Death threats against NGOs fighting against human trafficking

Human rights organisations working against human trafficking and forced prostitution in Varanasi were also victims of reprisals in 2008. On July 8, 2008, for instance, human rights defenders working for "Guria", a human rights organisation working against human trafficking and for the rehabilitation, health, education and other rights of women in prostitution and their children, were threatened by four unknown men in Varanasi. The men attended the Bal Kendra (child centre) in Varanasi, looking for Mr. Ajeet Singh, the President of Guria, who was at Guria's office in Khajuri at that time. The four men spoke with his wife, Ms. Santwana Manju, and threatened to kill both her and Mr. Singh if they continued to work against human trafficking. The men then telephoned Guria's offices in Khajuri and demanded that Mr. Singh stop working on the anti-trafficking cases. Mr. Singh filed a complaint with the police on July 12, 2008, but no action was taken nor was any protection provided by the police to Guria activists. Guria human rights defenders had previously been the target of intimidation and repression: in 2005, the police registered fabricated cases against Guria human rights activists, including Mr. Singh, allegedly following pressure by brothel owners and their mafia. This was intended to intimidate the activists to withdraw statements given in court in relation to cases brought against brothel owners for forced prostitution and raised the suspicion of local police involvement with the sex trade industry.15

Urgent Interventions issued by The Observatory in 200816

Names of human rights defenders / NGOsViolationsIntervention ReferenceDate of Issuance
Mr. Lachit BordoloiArbitrary detention / Search / Judicial proceedingsUrgent Appeal IND 001/0208/OBS 018February 14, 2008
Urgent Appeal IND 001/0208/OBS 018.1February 15, 2008
Mr. Arumugam Katuraja KanagarajArbitrary arrest / Ill-treatment / Judicial proceedings / Death threatsUrgent Appeal IND 002/0208/OBS 020February 20, 2008
Mr. Julfikar AliJudicial proceedings / HarassmentUrgent Appeal IND 003/0208/OBS 027February 27, 2008
Dr. Binayak SenSolitary confinement / Arbitrary detentionUrgent Appeal IND 004/0408/OBS 055April 11, 2008
Messrs. Henri Tiphagne, Mahaboob Batcha and V. P. GunasekaranArbitrary arrestUrgent Appeal IND 005/0408/OBS 058April 21, 2008
ReleaseUrgent Appeal IND 005/0408/OBS 058.1.April 22, 2008
Mr. Sapam Kangleipal MeiteiArbitrary detention / Judicial proceedingsUrgent Appeal IND 006/0508/OBS 076May 14, 2008
Urgent Appeal IND 006/0508/OBS 076.1May 19, 2008
Messrs. Henri Tiphagne, S. Martin, G. Ganesan, and PrabakarJudicial proceedings / HarassmentUrgent Appeal IND 007/0608/OBS 097June 6, 2008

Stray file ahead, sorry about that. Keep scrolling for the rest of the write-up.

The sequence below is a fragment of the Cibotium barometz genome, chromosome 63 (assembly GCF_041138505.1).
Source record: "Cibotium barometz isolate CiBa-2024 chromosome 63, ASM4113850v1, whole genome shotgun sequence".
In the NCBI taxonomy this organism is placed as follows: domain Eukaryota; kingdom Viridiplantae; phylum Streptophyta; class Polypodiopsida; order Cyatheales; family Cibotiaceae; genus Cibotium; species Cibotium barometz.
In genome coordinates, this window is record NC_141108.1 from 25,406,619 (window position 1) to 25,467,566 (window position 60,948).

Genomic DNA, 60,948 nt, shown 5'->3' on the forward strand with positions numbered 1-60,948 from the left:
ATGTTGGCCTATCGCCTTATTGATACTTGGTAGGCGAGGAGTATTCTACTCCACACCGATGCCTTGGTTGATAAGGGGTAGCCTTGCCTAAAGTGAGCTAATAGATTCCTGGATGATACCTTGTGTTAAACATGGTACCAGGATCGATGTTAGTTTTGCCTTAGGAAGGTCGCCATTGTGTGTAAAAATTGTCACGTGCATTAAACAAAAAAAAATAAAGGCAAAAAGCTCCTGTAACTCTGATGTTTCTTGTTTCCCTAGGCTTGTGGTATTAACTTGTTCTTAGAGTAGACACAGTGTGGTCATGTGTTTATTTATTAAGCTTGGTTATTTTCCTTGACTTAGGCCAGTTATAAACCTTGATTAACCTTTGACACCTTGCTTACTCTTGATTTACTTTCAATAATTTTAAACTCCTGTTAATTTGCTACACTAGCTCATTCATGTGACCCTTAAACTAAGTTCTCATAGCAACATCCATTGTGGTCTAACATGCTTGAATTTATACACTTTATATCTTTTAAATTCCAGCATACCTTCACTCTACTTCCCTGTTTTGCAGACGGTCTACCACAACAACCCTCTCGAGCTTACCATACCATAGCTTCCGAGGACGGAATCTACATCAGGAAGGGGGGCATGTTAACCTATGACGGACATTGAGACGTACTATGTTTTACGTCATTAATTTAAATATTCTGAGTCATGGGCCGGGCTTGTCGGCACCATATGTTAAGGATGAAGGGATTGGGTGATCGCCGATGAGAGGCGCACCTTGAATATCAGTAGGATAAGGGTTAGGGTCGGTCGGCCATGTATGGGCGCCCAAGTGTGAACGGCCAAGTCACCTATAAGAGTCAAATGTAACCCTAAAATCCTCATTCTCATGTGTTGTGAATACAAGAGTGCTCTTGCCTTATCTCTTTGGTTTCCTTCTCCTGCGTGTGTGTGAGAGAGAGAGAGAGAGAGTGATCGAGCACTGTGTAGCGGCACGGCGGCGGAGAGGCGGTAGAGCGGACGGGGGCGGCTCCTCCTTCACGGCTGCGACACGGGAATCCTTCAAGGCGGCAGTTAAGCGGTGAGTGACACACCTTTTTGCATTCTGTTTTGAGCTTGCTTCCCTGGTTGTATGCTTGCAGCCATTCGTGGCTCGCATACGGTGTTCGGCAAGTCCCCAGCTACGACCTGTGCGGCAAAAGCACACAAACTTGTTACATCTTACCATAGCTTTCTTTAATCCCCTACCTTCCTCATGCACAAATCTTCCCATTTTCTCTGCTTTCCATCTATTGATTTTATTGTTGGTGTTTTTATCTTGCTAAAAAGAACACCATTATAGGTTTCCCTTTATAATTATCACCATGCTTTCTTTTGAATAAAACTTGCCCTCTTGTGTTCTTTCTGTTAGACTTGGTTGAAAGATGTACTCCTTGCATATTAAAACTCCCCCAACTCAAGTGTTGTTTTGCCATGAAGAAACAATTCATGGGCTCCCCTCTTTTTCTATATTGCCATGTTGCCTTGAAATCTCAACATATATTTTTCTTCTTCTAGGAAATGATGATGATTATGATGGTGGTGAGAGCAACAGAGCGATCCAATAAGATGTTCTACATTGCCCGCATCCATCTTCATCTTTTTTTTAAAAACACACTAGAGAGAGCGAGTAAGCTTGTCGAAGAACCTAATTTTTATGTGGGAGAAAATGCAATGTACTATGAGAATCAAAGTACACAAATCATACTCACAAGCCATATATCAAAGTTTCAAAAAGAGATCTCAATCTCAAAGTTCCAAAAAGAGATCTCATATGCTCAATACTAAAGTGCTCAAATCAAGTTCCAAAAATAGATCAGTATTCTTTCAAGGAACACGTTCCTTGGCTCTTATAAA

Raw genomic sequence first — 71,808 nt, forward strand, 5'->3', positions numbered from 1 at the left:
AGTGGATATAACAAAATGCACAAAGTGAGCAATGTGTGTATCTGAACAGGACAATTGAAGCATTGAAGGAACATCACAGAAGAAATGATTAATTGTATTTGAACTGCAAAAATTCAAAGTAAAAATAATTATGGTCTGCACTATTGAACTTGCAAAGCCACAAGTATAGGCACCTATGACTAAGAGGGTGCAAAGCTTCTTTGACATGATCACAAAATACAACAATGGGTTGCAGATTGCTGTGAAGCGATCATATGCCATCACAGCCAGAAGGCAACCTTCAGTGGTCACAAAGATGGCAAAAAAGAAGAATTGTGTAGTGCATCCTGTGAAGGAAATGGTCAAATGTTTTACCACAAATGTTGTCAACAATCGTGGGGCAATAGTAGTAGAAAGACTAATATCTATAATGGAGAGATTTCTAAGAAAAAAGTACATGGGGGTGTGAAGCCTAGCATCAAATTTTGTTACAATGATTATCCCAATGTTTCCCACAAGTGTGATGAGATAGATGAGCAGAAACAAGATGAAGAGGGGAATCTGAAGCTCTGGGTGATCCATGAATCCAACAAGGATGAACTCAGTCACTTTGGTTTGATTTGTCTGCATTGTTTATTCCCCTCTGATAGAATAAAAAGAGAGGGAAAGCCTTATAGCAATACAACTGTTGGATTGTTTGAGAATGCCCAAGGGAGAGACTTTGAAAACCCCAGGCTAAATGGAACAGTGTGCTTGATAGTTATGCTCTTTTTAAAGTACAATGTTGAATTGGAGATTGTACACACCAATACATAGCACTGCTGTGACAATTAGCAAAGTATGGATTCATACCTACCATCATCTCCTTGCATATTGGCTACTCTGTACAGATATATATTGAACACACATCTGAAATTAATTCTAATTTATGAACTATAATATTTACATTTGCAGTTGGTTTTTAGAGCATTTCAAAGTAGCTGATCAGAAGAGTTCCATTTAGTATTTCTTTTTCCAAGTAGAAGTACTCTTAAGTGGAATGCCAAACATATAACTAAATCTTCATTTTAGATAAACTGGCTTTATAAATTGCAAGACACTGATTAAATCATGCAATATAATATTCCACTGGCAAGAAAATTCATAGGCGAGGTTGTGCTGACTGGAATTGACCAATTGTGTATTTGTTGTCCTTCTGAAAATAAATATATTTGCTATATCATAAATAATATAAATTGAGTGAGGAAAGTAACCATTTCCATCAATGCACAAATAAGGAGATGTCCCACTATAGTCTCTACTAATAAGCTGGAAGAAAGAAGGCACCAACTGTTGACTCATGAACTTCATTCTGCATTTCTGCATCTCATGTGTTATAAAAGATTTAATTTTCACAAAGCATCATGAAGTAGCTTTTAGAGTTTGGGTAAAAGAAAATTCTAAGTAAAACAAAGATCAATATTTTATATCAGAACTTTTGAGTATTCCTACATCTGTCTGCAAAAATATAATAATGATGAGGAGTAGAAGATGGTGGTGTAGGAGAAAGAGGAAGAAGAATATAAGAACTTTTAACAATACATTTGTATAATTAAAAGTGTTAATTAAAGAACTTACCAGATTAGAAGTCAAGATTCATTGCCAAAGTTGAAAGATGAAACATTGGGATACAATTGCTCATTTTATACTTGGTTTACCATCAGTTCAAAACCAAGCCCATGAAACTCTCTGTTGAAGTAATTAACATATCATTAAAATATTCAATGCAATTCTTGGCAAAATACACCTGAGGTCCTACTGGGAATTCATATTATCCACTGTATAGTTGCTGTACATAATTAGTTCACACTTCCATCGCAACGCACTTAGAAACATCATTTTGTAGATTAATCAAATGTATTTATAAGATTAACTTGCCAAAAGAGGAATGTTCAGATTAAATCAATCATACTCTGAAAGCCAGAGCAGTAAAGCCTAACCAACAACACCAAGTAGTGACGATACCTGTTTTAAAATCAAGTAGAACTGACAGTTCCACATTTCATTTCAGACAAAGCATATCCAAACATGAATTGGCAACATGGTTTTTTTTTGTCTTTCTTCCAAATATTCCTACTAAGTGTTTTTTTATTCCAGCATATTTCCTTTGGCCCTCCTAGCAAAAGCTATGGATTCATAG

Mr. Kirity Roy / MASUMJudicial proceedings / Search / HarassmentUrgent Appeal IND 007/0608/OBS 097.1June 12, 2008
Urgent Appeal IND 007/0608/OBS 097.2September 29, 2008
Mr. Konsom RishikantaAssassinationUrgent Appeal IND 008/1108/OBS 203November 27, 2008

1 See "Banglar Manabadhikar Suraksha Mancha" (MASUM).

2 This provides that no court will consider any offence alleged to have been committed by an official (including a member of the armed forces) during the course of official duty, unless it has been authorised to do so by the Federal Government.

3 The AFSPA not only grants the military sweeping powers to arrest, detain and shoot at any person to "maintain public order", but also prevents the prosecution of members of the armed forces without prior Federal Government authorisation.

4 See MASUM. Section 19 of the Human Rights Protection Act 1993 provides that the NHRC has no power to carry out independent investigations. It can only request a report from central Government and make recommendations.

5 See MASUM and People's Watch.

6 These were the National Campaign on Dalit Human Rights (NCDHR), Swadikar and the International Dalit Solidarity Network (IDSN). See Asian Legal Resource Centre Press Release, October 15, 2008, and Centre for Organisation Research and Education (CORE).

7 See PVCHR Press Release, May 21, 2008.

8 KIRDTI is also involved in working on development activities with the "Juang" tribal community.

9 See MASUM and CORE.

10 The project will have large-scale, irreversible socio-economic and environmental impacts not only on the areas under the threat of immediate acquisition but over vast numbers of the State's people, and huge tracts of its forests and other lands.

11 Cases were registered under sections 147 ("punishment for rioting"), 148 ("rioting, armed with deadly weapon"), 149 ("offence is committed by any member of an unlawful assembly in prosecution of the common object of that assembly"), 307 ("attempt to murder"), 323 ("punishment for voluntarily causing hurt"), 349 ("use of force"), 395 ("punishment for dacoity"), 427 ("mischief causing damage to the amount of fifty rupees"), 436 ("mischief by fire or explosive substance with intent to destroy house, etc.") and 506 ("punishment for criminal intimidation") of the Indian Criminal Code and sections 25 ("punishment for certain offences") and 27 ("punishment for using arms") of the Indian Arms Act.

12 See People's Watch.

13 Idem.

14 Mr. Bhatt has been charged, among others, with "punishment of criminal conspiracy" (section 120 B of the Criminal Code), "waging, or attempting to wage war, or abetting waging of war, against the Government of India" (section 121), "conspiracy to commit offences punishable by section 121" (section 121A), "assaulting President, Governor, etc., with intent to compel or restrain the exercise of any lawful power" (section 124), "sedition" (section 124A) and "imputations, assertions prejudicial to national-integration" (section 153B).

15 See CORE.

16 See the Compilation of cases in the CD-Rom attached to this report.